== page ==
Many destinations will require you to get vaccinations. If you are American, than it is likely that you do not have health care, or that your health care doesn’t cover things that are useful—like vaccinations needed in foreign countries. If this is your case, with many vaccinations you can wait and get them in your destination country upon landing. However, take this advice with a grain of salt and do your research prior to making these decisions. Isaac and I waited to get our Hepatitis B and yellow fever shots in Arequipa, Peru. Getting the vaccines in Peru saved us hundreds of dollars, but it took a lot of time, a lot of missed buses to far-flung parts of the city that no tourist ever sees, a lot of odd hospital experiences and fumbling around medical terms in a foreign language. For us at the time it was necessary to wait, and we did finally find out how to get the correct vaccines with a clean needle. I only suggest this if you have a lot of time in another country, very little money, and the desire to experience parts of a country that are not so exemplary.
Form an idea of how much money on average you will need per day while you are traveling. I include transportation at my destination (taxis, buses, flights, trains, ferries, bicycle rental, etc…) in this budget. You can include it in your daily budget or have a separate transportation budget. I do not include my departure flight from home in my daily travel budget. Your daily budget will vary greatly from country to country in obvious ways—Western Europe and the USA will cost more per day, South America and Southeast Asia will cost less. Your daily budget should look something like this (taken from a 2013 Europe ski trip. Trip length: 3 months):
To summarize, the bare bones daily budget comes out to be around $50/day without entertainment. Your budget should reflect what you truly wish to do while you are traveling, don’t fool yourself. I then take the 50/day and multiply it out over a week = $350/wk, and add in an entertainment budget: includes activities like skiing, scuba diving, performances, tours, entrance fees etc. = $100/wk. You can also add in other weekly fees like ATM fees here. The grand total is now $450/wk. I can now plan to save enough money to cover my travel at that rate for the amount of time that I am gone. In my case, I often do not spend my entire daily budget. Using couchsurfing and going to the grocery store, will offset my budget so much that I normally spend about $1000/month in another country, even though the above budget shows that I should be spending closer to $1800. However, I like to plan for the larger budget in case your day-to-day is more expensive than expected (like Switzerland) or if you need a money buffer for something medical (I had to get a root canal in Austria) or if you just really want to blow some money on something big (like a week-long ski pass in the Dolomites). Now you know how much money you need to save before you leave. In the following blog that covers budgeting while travelling I will go over how I keep track of expenses while on the move.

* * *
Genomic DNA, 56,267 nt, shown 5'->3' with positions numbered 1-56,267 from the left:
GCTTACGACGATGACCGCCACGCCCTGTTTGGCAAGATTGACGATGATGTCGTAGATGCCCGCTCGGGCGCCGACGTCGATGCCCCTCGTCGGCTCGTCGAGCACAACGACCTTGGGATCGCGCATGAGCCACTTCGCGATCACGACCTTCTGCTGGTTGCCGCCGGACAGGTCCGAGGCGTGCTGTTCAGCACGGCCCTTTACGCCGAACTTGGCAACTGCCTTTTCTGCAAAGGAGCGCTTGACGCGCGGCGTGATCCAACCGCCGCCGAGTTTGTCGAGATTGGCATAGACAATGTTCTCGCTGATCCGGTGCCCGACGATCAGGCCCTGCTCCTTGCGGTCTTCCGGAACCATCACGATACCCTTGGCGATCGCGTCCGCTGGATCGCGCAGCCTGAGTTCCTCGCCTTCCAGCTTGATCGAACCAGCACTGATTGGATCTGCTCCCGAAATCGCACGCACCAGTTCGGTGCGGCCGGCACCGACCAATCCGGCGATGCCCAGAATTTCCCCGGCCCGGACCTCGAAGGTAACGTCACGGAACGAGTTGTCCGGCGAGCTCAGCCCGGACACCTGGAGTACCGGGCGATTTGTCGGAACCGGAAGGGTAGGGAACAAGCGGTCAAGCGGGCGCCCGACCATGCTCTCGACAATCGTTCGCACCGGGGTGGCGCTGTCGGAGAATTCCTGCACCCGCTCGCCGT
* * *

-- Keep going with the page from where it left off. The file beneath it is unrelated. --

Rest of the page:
These are just a few ways to prep and budget for your travel. Budget traveling will look very different for a two week to four week long trip than it will for a three month to five month long trip. The shorter the trip, the less money you will need to save beforehand, and the sooner it will be until you begin earning income again. This will make you feel more stable to spend more money per day, and it will make you feel more like a vacationer than a traveler. You will be more willing to drop some yen on that sushi dinner, or some euros on that whale watch. On long trips, Isaac and I will penny pinch to the point where we have no-spending-days, but on the shorter trips, we don’t have a problem spending money on a tour or a gift for a friend. Whatever your situation is, just remember to be realistic. If you like to drink four drinks at the bar instead of two, have your budget reflect that. Lastly, remember to spend money where it deserves to be spent. We did not spend the extra $80 to take a boat across the river from Buenos Aires to Uruguay, and in retrospect we definitely should have. We have not been back to South America since, and we may never have the same opportunity again.